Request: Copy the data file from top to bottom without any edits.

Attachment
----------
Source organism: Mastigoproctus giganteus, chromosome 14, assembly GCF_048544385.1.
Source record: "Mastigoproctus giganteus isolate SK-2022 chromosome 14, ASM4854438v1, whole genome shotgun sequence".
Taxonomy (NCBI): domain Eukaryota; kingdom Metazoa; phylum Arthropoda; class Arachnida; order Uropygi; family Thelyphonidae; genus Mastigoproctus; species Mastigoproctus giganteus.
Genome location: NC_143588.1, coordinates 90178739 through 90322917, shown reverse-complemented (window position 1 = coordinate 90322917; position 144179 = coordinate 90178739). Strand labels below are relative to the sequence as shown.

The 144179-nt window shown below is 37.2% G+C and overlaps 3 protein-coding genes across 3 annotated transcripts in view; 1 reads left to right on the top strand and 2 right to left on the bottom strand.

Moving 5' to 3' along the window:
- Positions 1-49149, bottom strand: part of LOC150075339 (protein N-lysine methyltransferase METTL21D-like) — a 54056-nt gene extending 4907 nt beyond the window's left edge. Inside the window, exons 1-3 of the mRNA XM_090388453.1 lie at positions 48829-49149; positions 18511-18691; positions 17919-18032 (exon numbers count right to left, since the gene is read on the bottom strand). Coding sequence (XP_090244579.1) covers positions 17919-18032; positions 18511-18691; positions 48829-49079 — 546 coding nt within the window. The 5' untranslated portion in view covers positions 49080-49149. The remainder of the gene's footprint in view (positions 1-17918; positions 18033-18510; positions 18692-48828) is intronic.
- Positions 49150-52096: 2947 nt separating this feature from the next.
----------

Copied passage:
Source organism: Mastigoproctus giganteus, chromosome 14, assembly GCF_048544385.1.
Source record: "Mastigoproctus giganteus isolate SK-2022 chromosome 14, ASM4854438v1, whole genome shotgun sequence".
Taxonomy (NCBI): domain Eukaryota; kingdom Metazoa; phylum Arthropoda; class Arachnida; order Uropygi; family Thelyphonidae; genus Mastigoproctus; species Mastigoproctus giganteus.
Genome location: NC_143588.1, coordinates 90178739 through 90322917, shown reverse-complemented (window position 1 = coordinate 90322917; position 144179 = coordinate 90178739). Strand labels below are relative to the sequence as shown.

The 144179-nt window shown below is 37.2% G+C and overlaps 3 protein-coding genes across 3 annotated transcripts in view; 1 reads left to right on the top strand and 2 right to left on the bottom strand.

Moving 5' to 3' along the window:
- Positions 1-49149, bottom strand: part of LOC150075339 (protein N-lysine methyltransferase METTL21D-like) — a 54056-nt gene extending 4907 nt beyond the window's left edge. Inside the window, exons 1-3 of the mRNA XM_090388453.1 lie at positions 48829-49149; positions 18511-18691; positions 17919-18032 (exon numbers count right to left, since the gene is read on the bottom strand). Coding sequence (XP_090244579.1) covers positions 17919-18032; positions 18511-18691; positions 48829-49079 — 546 coding nt within the window. The 5' untranslated portion in view covers positions 49080-49149. The remainder of the gene's footprint in view (positions 1-17918; positions 18033-18510; positions 18692-48828) is intronic.
- Positions 49150-52096: 2947 nt separating this feature from the next.